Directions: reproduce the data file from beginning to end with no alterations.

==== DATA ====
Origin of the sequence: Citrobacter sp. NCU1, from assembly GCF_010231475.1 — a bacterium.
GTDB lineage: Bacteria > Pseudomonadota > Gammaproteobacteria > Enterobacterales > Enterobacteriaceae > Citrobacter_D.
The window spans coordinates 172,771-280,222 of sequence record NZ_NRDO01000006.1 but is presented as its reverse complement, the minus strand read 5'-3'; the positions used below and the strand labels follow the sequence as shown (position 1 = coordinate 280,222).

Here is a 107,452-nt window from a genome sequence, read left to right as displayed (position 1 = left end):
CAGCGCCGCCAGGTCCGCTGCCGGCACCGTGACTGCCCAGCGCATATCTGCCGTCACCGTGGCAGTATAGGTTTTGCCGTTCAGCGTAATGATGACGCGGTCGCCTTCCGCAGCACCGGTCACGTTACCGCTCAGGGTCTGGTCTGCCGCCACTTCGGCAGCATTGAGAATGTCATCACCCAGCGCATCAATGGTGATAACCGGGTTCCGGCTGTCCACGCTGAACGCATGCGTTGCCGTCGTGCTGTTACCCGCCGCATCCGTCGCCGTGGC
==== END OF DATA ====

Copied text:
Origin of the sequence: Citrobacter sp. NCU1, from assembly GCF_010231475.1 — a bacterium.
GTDB lineage: Bacteria > Pseudomonadota > Gammaproteobacteria > Enterobacterales > Enterobacteriaceae > Citrobacter_D.
The window spans coordinates 172,771-280,222 of sequence record NZ_NRDO01000006.1 but is presented as its reverse complement, the minus strand read 5'-3'; the positions used below and the strand labels follow the sequence as shown (position 1 = coordinate 280,222).

Here is a 107,452-nt window from a genome sequence, read left to right as displayed (position 1 = left end):
CAGCGCCGCCAGGTCCGCTGCCGGCACCGTGACTGCCCAGCGCATATCTGCCGTCACCGTGGCAGTATAGGTTTTGCCGTTCAGCGTAATGATGACGCGGTCGCCTTCCGCAGCACCGGTCACGTTACCGCTCAGGGTCTGGTCTGCCGCCACTTCGGCAGCATTGAGAATGTCATCACCCAGCGCATCAATGGTGATAACCGGGTTCCGGCTGTCCACGCTGAACGCATGCGTTGCCGTCGTGCTGTTACCCGCCGCATCCGTCGCCGTGGC